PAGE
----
spelling) you will have to return to the excel file – make the correction there and then copy and paste
         the corrected data plot.




                                                                                         Drawing tool bar

                                                    Figure 19


59d94899-49a5-4688-87a0-5cb3216f016c.doc, David Allen 19/01/07                                                   11
Positioning your data plot in the word document

29)        Once you have pasted your plot in the word document, go to the View menu and in ‘Toolbars…’ select
           ‘Drawing’ and a drawing tool bar will appear at the bottom of your screen – it will look like the one
           shown in figure 19 above. Click on your plot and then go to ‘Draw ▼’ (bottom left hand corner) and
           select ‘Text Wrapping…’ and choose ‘Tight…’ this will make it easier to move your data plot about, you
           should allocate at least 1/3rd of your page to this data plot and since it will be the sole focus of your
           essay do not consign it to an appendix!!!

An example of a typical data plot is shown in figure 20 note how the plot is labelled, note also that much data can
be packed into a single diagram – perhaps here there is too much data – certainly three sets data series is about
as much as the ‘eye’ can cope with.


      %
      25


      20



      15


      10


       5


       0
             1951


                         1955


                                   1959



                                             1964
                                                    1966


                                                           1970


                                                                    1974



                                                                                1979


                                                                                       1983


                                                                                              1987



                                                                                                         1992



                                                                                                                  1997


                                                                                                                         2001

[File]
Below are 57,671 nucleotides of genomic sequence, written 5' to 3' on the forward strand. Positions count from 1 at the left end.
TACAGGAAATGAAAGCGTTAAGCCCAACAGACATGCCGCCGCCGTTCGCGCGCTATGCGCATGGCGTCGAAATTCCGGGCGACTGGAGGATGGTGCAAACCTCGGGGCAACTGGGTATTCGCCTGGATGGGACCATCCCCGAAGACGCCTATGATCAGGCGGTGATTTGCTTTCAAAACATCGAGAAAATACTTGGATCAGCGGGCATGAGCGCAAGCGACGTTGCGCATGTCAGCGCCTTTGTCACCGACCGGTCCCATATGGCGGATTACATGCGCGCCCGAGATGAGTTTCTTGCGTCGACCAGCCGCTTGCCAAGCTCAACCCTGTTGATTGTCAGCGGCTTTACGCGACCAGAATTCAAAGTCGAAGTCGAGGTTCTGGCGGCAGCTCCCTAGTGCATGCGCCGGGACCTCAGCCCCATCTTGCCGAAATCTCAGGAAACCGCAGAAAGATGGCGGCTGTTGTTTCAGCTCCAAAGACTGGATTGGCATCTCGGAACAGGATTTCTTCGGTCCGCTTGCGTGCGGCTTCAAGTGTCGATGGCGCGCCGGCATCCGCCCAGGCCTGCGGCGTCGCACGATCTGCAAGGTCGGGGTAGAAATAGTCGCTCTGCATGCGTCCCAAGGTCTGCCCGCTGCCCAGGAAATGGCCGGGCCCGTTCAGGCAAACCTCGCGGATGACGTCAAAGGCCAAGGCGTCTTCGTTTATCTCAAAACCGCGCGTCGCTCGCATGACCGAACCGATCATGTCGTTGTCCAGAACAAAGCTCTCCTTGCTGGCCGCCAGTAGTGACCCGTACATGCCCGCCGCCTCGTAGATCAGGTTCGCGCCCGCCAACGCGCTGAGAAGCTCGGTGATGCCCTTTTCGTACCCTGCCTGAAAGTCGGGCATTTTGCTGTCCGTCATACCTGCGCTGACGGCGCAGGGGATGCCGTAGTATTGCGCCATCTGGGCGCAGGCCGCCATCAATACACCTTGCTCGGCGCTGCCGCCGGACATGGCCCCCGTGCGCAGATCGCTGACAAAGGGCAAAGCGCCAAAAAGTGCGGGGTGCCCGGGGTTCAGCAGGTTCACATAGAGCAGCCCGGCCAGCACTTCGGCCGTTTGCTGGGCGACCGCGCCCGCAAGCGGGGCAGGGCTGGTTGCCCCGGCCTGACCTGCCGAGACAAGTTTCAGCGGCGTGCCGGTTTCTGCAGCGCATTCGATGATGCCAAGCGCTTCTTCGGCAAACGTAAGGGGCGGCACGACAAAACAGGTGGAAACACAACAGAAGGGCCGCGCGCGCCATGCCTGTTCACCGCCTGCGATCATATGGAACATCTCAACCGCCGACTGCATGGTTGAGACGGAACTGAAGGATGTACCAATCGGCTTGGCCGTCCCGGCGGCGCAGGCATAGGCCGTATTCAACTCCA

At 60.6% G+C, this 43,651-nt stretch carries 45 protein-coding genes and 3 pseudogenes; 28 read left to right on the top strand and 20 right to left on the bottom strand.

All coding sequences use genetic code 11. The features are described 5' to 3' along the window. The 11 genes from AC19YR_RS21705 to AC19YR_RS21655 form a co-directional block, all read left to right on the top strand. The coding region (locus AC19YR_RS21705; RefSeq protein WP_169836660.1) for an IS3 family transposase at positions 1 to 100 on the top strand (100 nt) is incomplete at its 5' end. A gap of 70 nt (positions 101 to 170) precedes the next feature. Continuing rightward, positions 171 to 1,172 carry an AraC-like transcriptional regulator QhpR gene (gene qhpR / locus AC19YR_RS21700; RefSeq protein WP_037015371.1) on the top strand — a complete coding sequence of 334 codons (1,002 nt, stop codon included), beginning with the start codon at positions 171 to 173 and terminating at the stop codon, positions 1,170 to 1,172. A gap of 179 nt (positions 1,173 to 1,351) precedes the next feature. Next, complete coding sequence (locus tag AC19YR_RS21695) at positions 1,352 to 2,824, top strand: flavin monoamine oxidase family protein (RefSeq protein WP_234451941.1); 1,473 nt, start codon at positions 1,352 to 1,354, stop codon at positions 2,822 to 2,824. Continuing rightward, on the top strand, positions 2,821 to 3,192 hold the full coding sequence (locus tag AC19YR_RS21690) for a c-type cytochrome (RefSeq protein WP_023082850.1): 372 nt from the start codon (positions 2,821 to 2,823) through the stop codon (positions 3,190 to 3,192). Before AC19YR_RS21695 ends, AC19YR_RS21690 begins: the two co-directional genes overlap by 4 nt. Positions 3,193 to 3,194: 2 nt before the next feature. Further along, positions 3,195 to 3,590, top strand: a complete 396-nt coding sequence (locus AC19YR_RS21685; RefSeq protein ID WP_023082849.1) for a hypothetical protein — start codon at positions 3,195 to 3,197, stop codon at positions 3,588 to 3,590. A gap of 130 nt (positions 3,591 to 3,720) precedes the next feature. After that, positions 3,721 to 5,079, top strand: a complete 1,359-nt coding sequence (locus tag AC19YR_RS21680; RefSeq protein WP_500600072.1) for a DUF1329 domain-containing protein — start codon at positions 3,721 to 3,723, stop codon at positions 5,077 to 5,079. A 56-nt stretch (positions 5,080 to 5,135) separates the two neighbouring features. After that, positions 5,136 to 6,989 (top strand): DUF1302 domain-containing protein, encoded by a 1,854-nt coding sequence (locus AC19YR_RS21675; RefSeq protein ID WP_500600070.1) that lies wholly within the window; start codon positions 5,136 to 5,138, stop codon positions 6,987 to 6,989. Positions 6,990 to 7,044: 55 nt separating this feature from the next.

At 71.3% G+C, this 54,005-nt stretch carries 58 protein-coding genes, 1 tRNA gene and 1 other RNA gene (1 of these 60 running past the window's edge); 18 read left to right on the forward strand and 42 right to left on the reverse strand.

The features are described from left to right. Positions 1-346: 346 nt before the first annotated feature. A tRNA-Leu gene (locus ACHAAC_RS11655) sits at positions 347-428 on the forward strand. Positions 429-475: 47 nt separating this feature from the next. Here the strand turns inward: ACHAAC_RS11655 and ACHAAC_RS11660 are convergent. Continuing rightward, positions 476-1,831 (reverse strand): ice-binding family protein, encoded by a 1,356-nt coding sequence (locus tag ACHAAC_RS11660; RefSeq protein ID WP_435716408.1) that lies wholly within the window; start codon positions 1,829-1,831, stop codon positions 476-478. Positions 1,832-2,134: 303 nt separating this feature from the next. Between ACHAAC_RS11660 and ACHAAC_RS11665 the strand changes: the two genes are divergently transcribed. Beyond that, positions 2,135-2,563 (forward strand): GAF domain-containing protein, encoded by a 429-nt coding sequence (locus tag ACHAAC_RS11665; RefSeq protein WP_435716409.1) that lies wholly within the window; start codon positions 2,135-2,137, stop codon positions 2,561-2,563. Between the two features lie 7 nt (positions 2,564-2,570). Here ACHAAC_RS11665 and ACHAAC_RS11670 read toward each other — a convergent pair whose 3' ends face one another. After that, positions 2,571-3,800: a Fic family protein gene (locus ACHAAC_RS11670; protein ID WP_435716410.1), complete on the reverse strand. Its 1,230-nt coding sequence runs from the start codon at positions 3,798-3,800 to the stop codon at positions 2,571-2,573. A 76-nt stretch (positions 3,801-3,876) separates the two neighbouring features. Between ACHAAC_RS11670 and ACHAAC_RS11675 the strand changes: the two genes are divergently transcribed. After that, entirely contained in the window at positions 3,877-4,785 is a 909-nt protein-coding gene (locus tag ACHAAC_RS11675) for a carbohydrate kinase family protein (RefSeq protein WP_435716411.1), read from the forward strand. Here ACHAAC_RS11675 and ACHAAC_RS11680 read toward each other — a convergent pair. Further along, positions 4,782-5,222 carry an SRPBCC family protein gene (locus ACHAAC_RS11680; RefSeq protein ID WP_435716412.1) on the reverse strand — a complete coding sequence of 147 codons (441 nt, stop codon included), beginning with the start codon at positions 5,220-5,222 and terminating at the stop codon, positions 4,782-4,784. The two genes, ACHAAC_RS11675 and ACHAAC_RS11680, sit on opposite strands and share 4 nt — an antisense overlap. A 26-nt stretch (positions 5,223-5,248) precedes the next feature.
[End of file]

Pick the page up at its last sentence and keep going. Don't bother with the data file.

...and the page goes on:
-5
                                Growth (%)          Inflation (%)          Unemployment (%)          Election Years

                    Figure 20. UK Unemployment, Inflation & Growth over the election cycle 1950 to 2003

From time series data create a scatter plot and fit a trend line (or ‘line of best fit’)

From the above plot of unemployment & inflation for the UK (from 1950 to 2003) these appears to be periods
when unemployment & inflation move in the opposite direction (i.e. when unemployment is high, inflation is low).
This is particularly apparent for the periods 1950 to 1966 and from the early 1980s to the early 1990s.

We might therefore want to create a scatter plot to have a closer look at any likely relationships. A scatter plot is
simply one variable (X) plotted against the other variable (Y), in the above example we would want to plot
                                                                         1
unemployment (along the X axis) against inflation (plotted on the Y axis) .

To create a scatter plot you will basically follow the steps you took to create the time series plots (i.e. steps 8 to
26). However since we want unemployment to be plotted along the X axis we have to make sure that it is in the
first column of the two columns containing the unemployment and inflation data (fortunately this is the case
anyway). So, as in step 8 highlight only the unemployment and inflation data (you should not highlight the year
column). Use the chart wizard to include a title for the chart and axis and then format the following:

           The alignment of the axis titles (steps 12 & 13)
           The plot area to have no border and no pattern (step15)
           The scale of each axis (steps 16 & 17)
           Remove any grid lines (see step 19)

If you have done all the above for country B the result should look something like that in figure 21


1          See page 14 of the module handbook for an example of a scatter plot using seminar attendance (X)
           against final mark (Y)